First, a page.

The main point of the Angrist-Pischke paper is that in microeconomics, the use of natural experiments has made econometrics more credible. As an empirical matter, I am not sure that this is true. See the appendix in Kling-Merrifield, where I found the "natural experiments" that supposedly prove a high return to education to be shockingly flimsy. If this is the sort of work that is supposed to take the "con" out of econometrics, it hasn't.

I think if you step back and look at econometric history, you see the rise and fall of fads: simultaneous equation estimators, distributed lags, VAR's, instrumental variables, regression discontinuity, and so forth. If you jump through the right hoops at the right time, you get your paper published. But what you publish is not reliable.

Most economists eventually see through the older fads. But while the technique is going through its boom phase, woe be it to the young economists who fails to jump on the bandwagon. It shouldn't have to be that way.


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CATEGORIES: Economic Methods



COMMENTS (20 to date)
tom writes:

You might be interested in this open letter to the SEC re: agent-based modelling: http://www.sec.gov/comments/s7-02-10/s70210-109.pdf

[bit.ly url replaced with target url. Please do not use shortened URLs on EconLog. We are not so space-constrained that our readers shouldn't be able to see where they are going.--Econlib Ed.]

In other words, the 'Cyclical Nature of Econometric Fads'

Arthur_500 writes:

I tend to agree with you on two points; that our models need to have sufficient data in order for them to be valuable and, we may have too many factors taking place at any given time.

People have been stating for a long time that we can build models on limited information that will represent a greater population. I haven't bought into this theory although in limited circumstances it can work.

The reason it works is the limited variance of inputs. We have complex lives and a complex economy coupled with the reality that people do not always do things in their own best interest.

Evidence developed in the years following the Great Depression is probably not relevant to today because we are not in a World War, we are not going to college on GI training programs, we are not flush with cash and we have this Internet thing that changes information exchange quickly.

It appears we go back to Statistics 101 where we learn we need adequate inputs and we need to recognize the relevant range. To think otherwise is to promote replacing humans with computers because they can be made perfect.

mlb writes:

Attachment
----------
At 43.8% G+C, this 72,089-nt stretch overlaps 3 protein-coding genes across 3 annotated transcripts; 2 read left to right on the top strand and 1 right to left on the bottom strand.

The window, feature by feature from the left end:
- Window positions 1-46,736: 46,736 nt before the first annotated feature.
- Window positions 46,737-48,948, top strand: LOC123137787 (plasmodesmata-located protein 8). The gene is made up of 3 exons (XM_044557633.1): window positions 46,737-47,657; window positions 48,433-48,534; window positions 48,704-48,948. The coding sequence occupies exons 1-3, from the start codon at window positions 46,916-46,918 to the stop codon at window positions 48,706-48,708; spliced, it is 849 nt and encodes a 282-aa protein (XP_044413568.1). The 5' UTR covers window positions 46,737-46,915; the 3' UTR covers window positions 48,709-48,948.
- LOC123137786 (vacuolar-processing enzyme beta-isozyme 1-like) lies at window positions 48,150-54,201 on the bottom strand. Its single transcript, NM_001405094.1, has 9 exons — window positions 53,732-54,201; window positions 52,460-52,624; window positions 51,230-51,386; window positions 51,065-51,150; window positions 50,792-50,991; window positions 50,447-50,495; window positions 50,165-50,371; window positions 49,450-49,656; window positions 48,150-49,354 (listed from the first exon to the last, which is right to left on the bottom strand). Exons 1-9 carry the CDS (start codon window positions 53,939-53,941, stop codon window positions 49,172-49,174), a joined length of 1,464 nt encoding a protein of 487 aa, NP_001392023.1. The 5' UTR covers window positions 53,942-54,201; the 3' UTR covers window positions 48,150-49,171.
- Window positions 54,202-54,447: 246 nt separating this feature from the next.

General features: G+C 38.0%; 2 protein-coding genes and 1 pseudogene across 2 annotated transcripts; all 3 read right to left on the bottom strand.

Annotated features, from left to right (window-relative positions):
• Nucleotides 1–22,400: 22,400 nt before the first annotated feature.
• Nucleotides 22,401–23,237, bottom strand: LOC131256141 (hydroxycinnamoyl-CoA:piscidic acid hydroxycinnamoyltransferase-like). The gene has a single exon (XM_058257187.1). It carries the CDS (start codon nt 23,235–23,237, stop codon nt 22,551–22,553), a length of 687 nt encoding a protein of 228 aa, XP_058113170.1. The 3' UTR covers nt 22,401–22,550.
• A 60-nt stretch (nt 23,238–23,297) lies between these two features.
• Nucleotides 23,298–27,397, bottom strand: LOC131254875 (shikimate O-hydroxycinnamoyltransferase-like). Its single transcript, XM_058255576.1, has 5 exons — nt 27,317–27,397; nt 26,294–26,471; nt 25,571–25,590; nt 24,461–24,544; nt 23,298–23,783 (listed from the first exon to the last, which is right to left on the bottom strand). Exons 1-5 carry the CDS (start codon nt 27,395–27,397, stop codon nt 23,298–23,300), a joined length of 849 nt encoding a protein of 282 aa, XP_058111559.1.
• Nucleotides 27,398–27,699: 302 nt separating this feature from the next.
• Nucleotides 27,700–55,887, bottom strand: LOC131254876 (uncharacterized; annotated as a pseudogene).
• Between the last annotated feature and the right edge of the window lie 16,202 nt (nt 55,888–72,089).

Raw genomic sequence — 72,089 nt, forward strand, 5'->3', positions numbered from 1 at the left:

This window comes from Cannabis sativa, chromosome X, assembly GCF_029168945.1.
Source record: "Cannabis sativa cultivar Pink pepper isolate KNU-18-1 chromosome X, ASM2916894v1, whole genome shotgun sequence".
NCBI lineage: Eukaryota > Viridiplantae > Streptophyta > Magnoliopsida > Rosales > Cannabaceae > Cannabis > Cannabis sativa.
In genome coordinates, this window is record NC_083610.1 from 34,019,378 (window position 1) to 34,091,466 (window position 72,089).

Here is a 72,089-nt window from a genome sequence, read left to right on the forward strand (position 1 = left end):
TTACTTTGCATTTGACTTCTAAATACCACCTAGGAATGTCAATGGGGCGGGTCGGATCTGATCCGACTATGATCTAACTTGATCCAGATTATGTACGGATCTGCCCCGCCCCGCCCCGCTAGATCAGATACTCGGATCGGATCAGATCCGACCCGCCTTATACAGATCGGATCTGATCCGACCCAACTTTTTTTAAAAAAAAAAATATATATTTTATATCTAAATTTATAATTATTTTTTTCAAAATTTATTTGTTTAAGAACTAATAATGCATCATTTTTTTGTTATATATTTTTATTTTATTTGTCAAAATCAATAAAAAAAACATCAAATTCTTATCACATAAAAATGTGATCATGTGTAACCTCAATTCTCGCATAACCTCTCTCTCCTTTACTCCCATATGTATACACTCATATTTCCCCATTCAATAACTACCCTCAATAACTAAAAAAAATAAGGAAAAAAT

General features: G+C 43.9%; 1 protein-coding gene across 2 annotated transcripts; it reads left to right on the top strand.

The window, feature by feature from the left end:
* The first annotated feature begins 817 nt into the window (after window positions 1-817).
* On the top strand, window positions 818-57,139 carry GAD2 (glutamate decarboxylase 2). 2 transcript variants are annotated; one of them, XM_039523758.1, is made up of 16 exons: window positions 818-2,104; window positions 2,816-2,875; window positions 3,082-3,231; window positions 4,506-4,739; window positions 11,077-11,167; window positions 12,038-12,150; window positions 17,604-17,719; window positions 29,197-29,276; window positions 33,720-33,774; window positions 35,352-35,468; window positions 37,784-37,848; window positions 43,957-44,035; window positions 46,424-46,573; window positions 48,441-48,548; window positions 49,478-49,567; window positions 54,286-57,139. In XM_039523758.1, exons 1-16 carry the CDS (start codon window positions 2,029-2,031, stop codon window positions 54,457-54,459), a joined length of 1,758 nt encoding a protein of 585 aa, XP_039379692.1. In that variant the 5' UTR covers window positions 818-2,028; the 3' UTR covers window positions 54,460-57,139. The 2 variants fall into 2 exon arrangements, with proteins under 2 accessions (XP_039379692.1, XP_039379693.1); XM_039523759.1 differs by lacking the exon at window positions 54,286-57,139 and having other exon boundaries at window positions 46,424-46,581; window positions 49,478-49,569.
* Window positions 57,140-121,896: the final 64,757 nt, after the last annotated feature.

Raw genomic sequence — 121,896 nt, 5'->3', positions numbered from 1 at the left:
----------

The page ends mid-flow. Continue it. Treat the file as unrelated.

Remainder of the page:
I think you are missing the biggest problem...economic participants know those same variables and models and adjust behavior accordingly. The same inputs could result in two different outcomes.

Michael Bishop writes:

I agree that looking at multiple data sets is a good idea but that doesn't seem like a minority position to contrast with the others. Wouldn't you agree with Angrist and Pischke's central claim: microeconomic empirical work has improved considerably. Sims and Leamer are right that there is no magic wand.

Sims seems too reluctant to acknowledge the improvements in micro. He shouldn't feel ashamed of the fact that macroeconometrics is harder.

As chance would have it, I just attended a lecture by Angrist on Monday, a solid charter school (KIPP) evaluation.

Michael Bishop writes:

I don't know if this is any less gated but here is the working paper version of A & P
http://www.nber.org/papers/w15794

Eric de Souza writes:

You can find an ungated copy here:
http://ftp.iza.org/dp4800.pdf

David Pearson writes:

The problem with econometrics is that the single-minded focus on "squeezing the data" doesn't foster critical thinking. In contrast, reading economic history does.

The housing bubble happened, in part, because econometricians and financial analysts "squeezed" the past fifteen years of housing and credit data to determine that mortgage defaults were correlated with unemployment, period. They didn't question whether lending standards could indefinitely decline without producing a stronger correlation coefficient. They could didn't question whether unprecendented leverage -- resulting from their own analysis -- could increase the volatility of house prices. These were elementary criticisms of their work, and the economists were seemingly immune to self-examination.

Somewhere along the line, probably on the road to tenure, econometricians lost the ability to think critically. The question is twofold: when do they get it back; or, alternatively, when do we stop listening to them?

fundamentalist writes:

Very interesting post. I like econometrics and have used it in business modeling for years. I think more businesses should use it as a guide to decision making. But I have to constantly fight two extremes. One group thinks its all voodoo and won't have anything to do with it. The other group thinks it is so accurate and powerful that you almost don't need data to get good results. Econometrics is a tool. It can give you an edge, but it can't produce certainty.

However, theory is far more important than the math. If you have bad theory behind your model, no amount of data or fancy techniques will improve on it. But if you have sound theory, simple techniques prove powerful.